How to convert an OpenAPI document to MarkDown

by David Garcia, Principal consultant

In this walkthrough tutorial, you'll learn how to convert OpenAPI 3.0 definitions to MarkDown with Widdershins CLI.

The reasons to parse an OpenAPI document and convert it to MarkDown could be diverse. In our case, we wanted to render the OpenAPI documentation fully integrated with Sphinx, one of our go-to site generators for documentation projects.

So if you've already written an OpenAPI document and are curious about how you can turn it into MarkDown, let's dive in.


  • Have a valid OpenAPI document.
  • Have NodeJS installed on your computer.
  • Have basic command-line knowledge.

What's Widdershins?

Widdershins is the open-source command-line tool we'll use to convert the OpenAPI document to MarkDown. By default, Widdershins outputs MarkDown compatible with renderers such as Slate, ReSlate, and Shins.

Thanks to its customizable template system, we can customize the output to make it compatible with other static site generators such as Jekyll, Docusaurus, or Sphinx.

Installing Widdershins

Widdershins can be installed with NPM. In the command prompt, run the following command:

npm install -g widdershins

After the installation has been completed, you can verify Widdershins installation by running widdershins --version in the command prompt.

Parsing OpenAPI to MarkDown

Once Widdershins is installed, run the following command in the console prompt:

widdershins openapi.yaml -o

Replace openapi.yaml with the path to your OpenAPI file in YAML or JSON.

The command stores the resulting MarkDown file as

Customizing the output with flags

Widdershins comes with other built-in options to configure the output. For example, the option omitHeader removes the YAML front-matter in the generated Markdown file.

👉 Check out the complete list of available options in the official docs.

In this example, we're running the command from the previous step with the new option omitHeader:

widdershins openapi.yaml -o --omitHeader

Using custom-defined templates

Suppose you want to change the output's format, but you can't achieve the level of customization you are looking for by just tweaking Widdershins CLI's options. In this case, what we did is override the template Widdershins uses with a custom-defined template.

Here's how:

  1. Create a new directory named .widdershins. Inside, create a second folder named templates.
mkdir -p .widdershins/templates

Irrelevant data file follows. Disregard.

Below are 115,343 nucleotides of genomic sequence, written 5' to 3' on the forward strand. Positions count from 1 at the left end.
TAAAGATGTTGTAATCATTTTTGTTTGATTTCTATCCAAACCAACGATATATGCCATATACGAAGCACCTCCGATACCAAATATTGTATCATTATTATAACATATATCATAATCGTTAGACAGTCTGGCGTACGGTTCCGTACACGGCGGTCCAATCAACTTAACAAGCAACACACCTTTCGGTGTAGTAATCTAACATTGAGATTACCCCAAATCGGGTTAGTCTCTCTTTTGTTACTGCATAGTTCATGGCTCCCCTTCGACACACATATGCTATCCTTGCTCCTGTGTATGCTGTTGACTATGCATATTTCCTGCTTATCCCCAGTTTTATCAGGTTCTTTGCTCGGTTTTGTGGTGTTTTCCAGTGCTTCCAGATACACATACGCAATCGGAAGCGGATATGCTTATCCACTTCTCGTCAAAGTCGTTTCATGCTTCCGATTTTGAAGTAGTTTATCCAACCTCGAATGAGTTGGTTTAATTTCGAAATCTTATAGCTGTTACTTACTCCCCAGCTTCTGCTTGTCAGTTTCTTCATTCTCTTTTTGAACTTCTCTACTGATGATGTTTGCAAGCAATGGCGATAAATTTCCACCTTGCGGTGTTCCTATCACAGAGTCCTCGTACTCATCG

cd .widdershins/templates
  1. Copy the contents from the file in the folder you just created.
curl >
  1. Edit with your favorite code editor. The template engine Widdershins uses is doT.js. This enables you to access any variable from the OpenAPI description, even vendor extensions or nested fields.

From my experience, getting started with the template engine could be tricky. Here's a cheatsheet with the delimiters I've been using more to render and iterate through variables:


{{ var enums = []; }} // Executes the JavaScript code between the curly braces.


{{=a}} // Renders the contents of the variable a
{{=a.b}}  // Renders the contents of the nested variable a.b


{{? a }} hello {{?}} // If a is true, prints "hello".
{{? !a }} hello {{?}} // If a is false, prints "hello".
{{? a || b }} hello {{?}} // If a or b is true, prints "hello".
{{? a && b }} hello {{?}} // If a and b is true, prints "hello".


{{~ alist:a}} {{= a }} {{~}}  // Iterates throught alist and prints every element.
  1. Run the Widdershins CLI. In this case, add the option -u with the path to .widdershins/templates:
widdershins openapi.yaml -o -u ./widdershins/templates


We hope this was a helpful introduction to transform your OpenAPI 3.0 definitions to Markdown using the Widdershins CLI. Now, you can integrate your API documentation into various static site generators for improved accessibility and presentation.

As a nex step, consider automating the Markdown generation process to keep your documentation up-to-date with changes to your OpenAPI file. We also helped our clients to postprocess the MarkDown file and dividing it into multiple files to have smoother navigation between the contents.

If you found this tutorial helpful, subscribe to our newsletter for more insightful content. Happy documenting!

Let's talk about docs.

Do you want to create great products for technical audiences? Dive into the topic with our articles on technical writing, developer experience, and Docs as Code.